Abu Dhabi, United Arab Emirates.
I’ve just returned in Sardinia from my first trip to the Arabian peninsula and to the United Arab Emirates; as a complete outsider and novice to this place and as a place I have never studied as an anthropologist per se, I wanted to reflect in words and pictures on all the richness, soundscapes, and the contradictions of this desert culture that borders the sea.
I arrive to the airport in Abu Dhabi (transl. “Father of Gazelle”), and am immediately struck by two things: the heat hitting my face like a hair dryer, and the sound of the final daily call to prayer, which begins just as my passport is scanned and an electronic photo of my face is taken to document my entry into the country. The voice reciting the Kor’an is beautiful, nasal, plaintiff and, to me, otherworldly, and immediately makes me feel as if I’ve been transported into another universe.
As we drive back to the apartment complex with the AC on high, Abu Dhabi feels like Phoenix meets Florida, or like the Las Vegas of the Middle East: like Vegas, it is shimmery, shiny, new, with construction projects and American fast food chains and Starbucks virtually everywhere. But, and completely in contrast to Vegas, this is combined with a landscape in which we see women in full-length abayas (long black gowns) and a wide and creative variety of hijab(head coverings), carrying Gucci leather bags and wearing sparkly designer heels that peek out from under their gowns, as they speed by in luxury vehicles on their cell phones, kids and nannies in tow. Similarly, Emirati men present with long white robes (kanduras), white and red-checked guthras (male head scarves) with a black band secured around the crown of the head and leather sandals. Both traditional outfits derive from Bedouin dressing styles on the Arabian peninsula, but we also see incredible variety in how people choose to wear their faith and Emirati “tradition:” women elaborately line their eyes with black kohl, luscious eye shadows and large, colored eyeglasses; rather than with the head scarf, men might wear their kanduras instead with an American baseball cap, sneakers, or choose to wear a completely different color of kandura (in one case we saw one that was a deep, bright blue).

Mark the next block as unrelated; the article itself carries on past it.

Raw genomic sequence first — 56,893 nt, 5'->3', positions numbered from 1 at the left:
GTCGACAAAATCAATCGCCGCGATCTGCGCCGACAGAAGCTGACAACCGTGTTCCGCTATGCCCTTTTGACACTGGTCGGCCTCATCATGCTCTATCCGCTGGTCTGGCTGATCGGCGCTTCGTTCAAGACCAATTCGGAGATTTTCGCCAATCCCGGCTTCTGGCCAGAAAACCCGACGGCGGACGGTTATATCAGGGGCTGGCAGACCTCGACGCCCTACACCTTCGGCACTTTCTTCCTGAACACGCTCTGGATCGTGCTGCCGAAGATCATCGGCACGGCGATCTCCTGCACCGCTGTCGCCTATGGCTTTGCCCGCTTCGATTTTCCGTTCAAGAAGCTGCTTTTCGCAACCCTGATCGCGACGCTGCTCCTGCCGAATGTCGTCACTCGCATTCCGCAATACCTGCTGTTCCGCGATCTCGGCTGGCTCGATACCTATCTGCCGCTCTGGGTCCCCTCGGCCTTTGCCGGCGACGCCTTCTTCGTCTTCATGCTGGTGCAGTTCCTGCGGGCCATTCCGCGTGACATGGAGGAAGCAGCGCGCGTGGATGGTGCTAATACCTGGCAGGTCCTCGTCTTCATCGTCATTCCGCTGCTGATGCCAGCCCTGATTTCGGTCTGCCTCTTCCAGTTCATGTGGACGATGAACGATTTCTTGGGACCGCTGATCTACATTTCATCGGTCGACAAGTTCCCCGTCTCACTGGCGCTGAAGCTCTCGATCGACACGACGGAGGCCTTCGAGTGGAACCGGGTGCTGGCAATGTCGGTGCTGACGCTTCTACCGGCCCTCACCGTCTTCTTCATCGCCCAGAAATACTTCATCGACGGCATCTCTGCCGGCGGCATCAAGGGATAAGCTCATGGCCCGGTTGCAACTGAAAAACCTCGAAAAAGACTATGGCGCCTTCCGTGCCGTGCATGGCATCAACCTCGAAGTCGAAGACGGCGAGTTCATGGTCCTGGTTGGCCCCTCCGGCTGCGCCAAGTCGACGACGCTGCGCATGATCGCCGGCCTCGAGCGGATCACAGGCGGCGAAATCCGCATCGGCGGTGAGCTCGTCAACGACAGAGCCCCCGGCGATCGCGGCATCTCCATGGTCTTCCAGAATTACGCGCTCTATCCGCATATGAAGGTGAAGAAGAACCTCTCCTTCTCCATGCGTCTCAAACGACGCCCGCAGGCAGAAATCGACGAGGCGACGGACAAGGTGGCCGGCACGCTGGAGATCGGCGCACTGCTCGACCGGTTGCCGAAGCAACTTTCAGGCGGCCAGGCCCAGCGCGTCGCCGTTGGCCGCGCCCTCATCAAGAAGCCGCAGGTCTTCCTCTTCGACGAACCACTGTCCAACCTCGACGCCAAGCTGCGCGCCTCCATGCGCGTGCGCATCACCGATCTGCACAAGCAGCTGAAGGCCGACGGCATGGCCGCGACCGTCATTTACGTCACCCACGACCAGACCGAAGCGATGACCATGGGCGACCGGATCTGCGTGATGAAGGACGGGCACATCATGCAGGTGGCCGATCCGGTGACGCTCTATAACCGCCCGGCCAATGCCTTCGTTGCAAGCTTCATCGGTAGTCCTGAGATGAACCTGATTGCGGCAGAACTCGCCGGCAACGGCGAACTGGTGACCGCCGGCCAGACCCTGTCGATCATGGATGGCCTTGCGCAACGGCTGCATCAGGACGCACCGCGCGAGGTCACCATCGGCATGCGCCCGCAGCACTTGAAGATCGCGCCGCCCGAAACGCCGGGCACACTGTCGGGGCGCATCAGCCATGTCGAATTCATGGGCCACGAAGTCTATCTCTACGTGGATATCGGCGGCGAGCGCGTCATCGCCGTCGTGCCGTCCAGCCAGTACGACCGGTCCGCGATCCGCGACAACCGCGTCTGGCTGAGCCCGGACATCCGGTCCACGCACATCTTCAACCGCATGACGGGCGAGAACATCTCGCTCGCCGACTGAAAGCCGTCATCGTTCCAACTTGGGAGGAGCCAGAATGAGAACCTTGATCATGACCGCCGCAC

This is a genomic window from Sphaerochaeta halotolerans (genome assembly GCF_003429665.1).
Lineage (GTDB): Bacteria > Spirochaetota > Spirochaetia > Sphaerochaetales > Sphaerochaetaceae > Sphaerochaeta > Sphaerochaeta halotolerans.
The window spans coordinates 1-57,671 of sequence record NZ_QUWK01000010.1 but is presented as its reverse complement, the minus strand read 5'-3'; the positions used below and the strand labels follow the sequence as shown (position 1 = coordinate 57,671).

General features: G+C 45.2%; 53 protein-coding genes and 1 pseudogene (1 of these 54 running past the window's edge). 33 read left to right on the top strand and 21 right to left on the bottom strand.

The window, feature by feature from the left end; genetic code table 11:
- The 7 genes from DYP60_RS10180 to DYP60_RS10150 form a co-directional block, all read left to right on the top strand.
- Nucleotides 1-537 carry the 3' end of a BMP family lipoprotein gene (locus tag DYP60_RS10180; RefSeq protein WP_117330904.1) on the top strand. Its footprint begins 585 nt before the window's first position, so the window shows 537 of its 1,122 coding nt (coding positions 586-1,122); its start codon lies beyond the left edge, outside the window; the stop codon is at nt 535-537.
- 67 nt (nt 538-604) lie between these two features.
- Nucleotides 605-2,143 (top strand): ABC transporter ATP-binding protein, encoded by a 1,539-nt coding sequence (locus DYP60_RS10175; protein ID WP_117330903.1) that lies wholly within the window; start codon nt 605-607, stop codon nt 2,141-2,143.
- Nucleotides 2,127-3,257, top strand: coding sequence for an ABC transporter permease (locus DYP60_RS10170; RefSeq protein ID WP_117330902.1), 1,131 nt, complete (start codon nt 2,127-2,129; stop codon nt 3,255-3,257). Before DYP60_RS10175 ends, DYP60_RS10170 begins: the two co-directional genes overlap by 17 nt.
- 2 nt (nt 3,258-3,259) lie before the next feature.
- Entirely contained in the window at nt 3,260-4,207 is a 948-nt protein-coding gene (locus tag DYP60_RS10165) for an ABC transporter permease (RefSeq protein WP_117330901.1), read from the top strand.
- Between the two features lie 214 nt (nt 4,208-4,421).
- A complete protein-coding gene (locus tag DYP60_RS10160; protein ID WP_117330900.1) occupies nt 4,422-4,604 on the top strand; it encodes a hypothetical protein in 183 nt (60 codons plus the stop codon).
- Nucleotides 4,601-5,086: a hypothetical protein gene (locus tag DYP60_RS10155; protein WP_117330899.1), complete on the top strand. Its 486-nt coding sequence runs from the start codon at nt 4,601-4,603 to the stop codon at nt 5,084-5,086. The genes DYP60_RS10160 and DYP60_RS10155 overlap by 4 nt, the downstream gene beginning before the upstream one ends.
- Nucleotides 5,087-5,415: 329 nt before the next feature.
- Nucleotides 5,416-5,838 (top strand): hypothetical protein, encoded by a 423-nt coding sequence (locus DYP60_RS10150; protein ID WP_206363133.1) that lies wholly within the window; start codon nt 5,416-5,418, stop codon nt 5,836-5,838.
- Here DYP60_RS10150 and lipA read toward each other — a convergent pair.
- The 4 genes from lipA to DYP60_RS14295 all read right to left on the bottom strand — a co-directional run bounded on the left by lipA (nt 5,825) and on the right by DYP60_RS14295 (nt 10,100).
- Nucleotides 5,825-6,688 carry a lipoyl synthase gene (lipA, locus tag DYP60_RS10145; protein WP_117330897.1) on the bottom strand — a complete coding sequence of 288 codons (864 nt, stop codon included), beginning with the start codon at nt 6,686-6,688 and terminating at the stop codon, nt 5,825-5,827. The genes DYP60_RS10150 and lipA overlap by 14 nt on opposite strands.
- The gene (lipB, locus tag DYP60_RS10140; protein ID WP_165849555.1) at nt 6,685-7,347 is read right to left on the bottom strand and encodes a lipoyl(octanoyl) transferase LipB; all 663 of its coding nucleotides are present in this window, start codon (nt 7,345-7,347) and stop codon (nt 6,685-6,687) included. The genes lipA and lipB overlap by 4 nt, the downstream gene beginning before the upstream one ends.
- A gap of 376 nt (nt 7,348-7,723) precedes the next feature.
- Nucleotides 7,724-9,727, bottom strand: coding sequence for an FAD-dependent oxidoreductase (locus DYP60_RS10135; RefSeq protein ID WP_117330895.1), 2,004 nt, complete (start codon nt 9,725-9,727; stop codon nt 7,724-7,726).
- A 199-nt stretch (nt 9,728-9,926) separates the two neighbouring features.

It’s also an atmosphere in which, due to public alcohol prohibitions, there are some of the most beautiful, delicious and elaborate “mocktails” I’ve ever tasted, with restaurants featuring food from almost every place in the Middle East abound (we ate at an amazing Iraqi restaurant the first night), and where Karak chai (strong, spiced tea), in ginger, cardamom and saffron flavors, and silty black Turkish coffee, are available even at convenience-store gas stations as a quick pick-me-up.
On Saturday morning, we head out to the Liwa Oasis, a destination located about two hours outside of Abu Dhabi city near a camel ranch in what is known as the “Empty Quarter,” a large section of uninhabited desert located in the Emirate of Abu Dhabi (there are seven Emirates; Abu Dhabi is one). En route, in the median of a sprawling, six-lane highway flanked by desert in all directions and a mirage on the road ahead, we see mostly Pakistani and Bangledeshi male construction workers, shovels and pickaxes in hand, digging large holes for new street lights in the noon-day sun, in temperatures well over 100 degrees. There are no vehicles nearby, no machinery, no road signs indicating road work is being done or to protect them from passing vehicles; just a 5-gallon water container, perched at the base of a telephone pole, and these men with shovels, scarves covering the backs of their necks, taking occasional refuge in the teeny fraction of shade provided by the base of the street lights that we see every 1000 feet along the median. It’s one of the most existentially lonely scenes I’ve ever seen.
We keep driving, and turn left/south on to a road lined with low-lying palm trees and labeled as “Abu Dhabi National Forest.” I muse about how “forest” for me has always implied deciduous trees of some sort, and how here there are none. Irrigation lines flank the trees, colored billboards appear on the road with photos of smiling young Emirati girls and boys, stating “be the next creative” and “be the next inventor,” respectively, and a young driver in a cement truck pulls past us, his left foot high up on the dash board, a cigarette dangling from his lower lip; as the vehicle passes us, we can see camels peering back at us from over the slats of the side of the truck, humps just barely visible from our low-lying Toyota Yaris.
Most Emiratis do not work, as their monthly income is around AED 18,248.60 (roughly $6000/month) and thus there is no perceived need; there are no national taxes, there are no naturalization laws for non-citizens, and, if something is not to your liking, there is little recourse or due process, as the Emirates are ruled by a Sheikh (President) that is elected eery five years, but not by Emirati citizens. This wealth is relatively recent, but privilege is palpable. And certainly, there in an uncritical love for the founding father of the UAE, Sheikh Zayed bin Sultan Al Nahyan, seeing a woman’s hair is often perceived as unclean and even dirty, and most traditional Emirati men have refused, during my brief stay, to greet me or make eye contact with me. But there’s also no homelessness, there is a deep love for the desert, for the ocean and its habitats, for family, for horses, and for birds, and a curiosity for what lies beyond this place and for finding a way to blend worlds from both within and without, evidenced by the fact that 90% of UAE residents come from abroad/outside the UAE. I am curious and open to learning what it means to be a better and more nuanced traveler in this place, and look forward to what it will teach me, next.
~Thank you to Darby and John Parish for their additional insights shared with me and which comprise part of what is written here in this blog~